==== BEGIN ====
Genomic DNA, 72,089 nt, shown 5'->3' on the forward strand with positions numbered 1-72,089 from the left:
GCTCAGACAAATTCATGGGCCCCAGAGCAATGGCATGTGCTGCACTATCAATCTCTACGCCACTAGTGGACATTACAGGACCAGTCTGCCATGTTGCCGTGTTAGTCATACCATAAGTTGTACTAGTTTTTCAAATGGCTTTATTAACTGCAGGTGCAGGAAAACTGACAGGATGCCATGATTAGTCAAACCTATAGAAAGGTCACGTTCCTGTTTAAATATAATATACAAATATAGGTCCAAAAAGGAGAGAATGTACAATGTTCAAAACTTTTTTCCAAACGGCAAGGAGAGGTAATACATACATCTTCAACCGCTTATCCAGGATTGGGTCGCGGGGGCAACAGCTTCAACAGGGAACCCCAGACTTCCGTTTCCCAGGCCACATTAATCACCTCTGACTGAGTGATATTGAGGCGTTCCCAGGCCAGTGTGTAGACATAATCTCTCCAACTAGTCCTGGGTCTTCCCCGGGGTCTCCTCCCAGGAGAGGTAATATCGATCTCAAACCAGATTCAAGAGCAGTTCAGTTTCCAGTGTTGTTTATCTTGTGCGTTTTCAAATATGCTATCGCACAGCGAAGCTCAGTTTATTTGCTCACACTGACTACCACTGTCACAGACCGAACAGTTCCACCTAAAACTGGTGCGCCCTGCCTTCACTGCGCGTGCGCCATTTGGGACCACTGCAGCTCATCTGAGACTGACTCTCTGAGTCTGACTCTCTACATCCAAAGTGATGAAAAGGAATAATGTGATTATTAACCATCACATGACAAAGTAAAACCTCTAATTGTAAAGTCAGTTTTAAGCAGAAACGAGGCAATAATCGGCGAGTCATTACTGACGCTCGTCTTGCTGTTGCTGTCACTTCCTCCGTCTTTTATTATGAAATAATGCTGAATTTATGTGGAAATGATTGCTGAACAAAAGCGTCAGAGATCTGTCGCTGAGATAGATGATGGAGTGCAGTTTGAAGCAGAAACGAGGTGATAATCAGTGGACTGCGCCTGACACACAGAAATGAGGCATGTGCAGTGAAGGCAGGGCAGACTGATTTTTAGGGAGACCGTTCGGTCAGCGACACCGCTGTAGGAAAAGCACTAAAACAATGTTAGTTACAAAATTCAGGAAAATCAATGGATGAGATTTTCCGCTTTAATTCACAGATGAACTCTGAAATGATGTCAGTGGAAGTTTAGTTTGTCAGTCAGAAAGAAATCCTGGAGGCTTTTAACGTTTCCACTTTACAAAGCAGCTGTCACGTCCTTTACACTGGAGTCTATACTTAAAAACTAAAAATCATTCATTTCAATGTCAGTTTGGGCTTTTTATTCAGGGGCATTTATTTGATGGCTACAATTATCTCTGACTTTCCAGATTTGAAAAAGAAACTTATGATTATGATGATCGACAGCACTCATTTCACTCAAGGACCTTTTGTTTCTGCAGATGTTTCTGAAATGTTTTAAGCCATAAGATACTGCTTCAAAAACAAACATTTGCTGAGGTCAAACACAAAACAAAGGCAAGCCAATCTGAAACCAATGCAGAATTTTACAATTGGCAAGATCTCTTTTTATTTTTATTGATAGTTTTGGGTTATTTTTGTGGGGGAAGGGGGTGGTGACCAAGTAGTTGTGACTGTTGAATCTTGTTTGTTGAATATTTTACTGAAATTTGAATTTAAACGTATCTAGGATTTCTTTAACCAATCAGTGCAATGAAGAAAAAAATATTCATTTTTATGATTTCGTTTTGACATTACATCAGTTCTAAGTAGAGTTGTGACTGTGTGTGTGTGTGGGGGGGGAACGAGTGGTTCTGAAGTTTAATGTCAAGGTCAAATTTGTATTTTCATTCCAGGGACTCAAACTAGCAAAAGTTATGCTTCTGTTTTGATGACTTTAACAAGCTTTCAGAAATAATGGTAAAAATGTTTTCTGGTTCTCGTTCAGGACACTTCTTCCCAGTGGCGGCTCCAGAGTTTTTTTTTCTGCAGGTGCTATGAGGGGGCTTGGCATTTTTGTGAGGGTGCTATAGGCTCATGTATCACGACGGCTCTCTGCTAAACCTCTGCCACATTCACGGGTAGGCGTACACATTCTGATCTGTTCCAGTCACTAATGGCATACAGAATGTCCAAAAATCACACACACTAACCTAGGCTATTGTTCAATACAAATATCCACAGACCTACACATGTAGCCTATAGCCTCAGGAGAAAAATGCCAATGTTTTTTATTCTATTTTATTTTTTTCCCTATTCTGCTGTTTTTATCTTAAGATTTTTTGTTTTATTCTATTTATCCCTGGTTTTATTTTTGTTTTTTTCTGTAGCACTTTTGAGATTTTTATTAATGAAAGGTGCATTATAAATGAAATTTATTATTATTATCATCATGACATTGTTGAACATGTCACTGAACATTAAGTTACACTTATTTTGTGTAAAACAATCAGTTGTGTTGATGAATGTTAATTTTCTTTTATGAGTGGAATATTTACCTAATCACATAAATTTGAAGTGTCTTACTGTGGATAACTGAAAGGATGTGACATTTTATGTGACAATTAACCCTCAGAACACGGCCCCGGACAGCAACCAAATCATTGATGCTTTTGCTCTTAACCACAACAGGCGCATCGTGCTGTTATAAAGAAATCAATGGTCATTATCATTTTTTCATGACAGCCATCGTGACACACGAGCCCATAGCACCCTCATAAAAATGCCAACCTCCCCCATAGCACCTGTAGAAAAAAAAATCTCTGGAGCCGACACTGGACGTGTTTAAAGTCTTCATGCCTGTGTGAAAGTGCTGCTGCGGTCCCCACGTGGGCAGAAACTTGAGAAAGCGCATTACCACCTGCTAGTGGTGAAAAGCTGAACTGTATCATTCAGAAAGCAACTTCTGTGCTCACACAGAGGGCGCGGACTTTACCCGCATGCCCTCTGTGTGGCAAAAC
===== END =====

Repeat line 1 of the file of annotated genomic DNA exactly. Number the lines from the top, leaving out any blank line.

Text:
Genomic DNA, 72,089 nt, shown 5'->3' on the forward strand with positions numbered 1-72,089 from the left: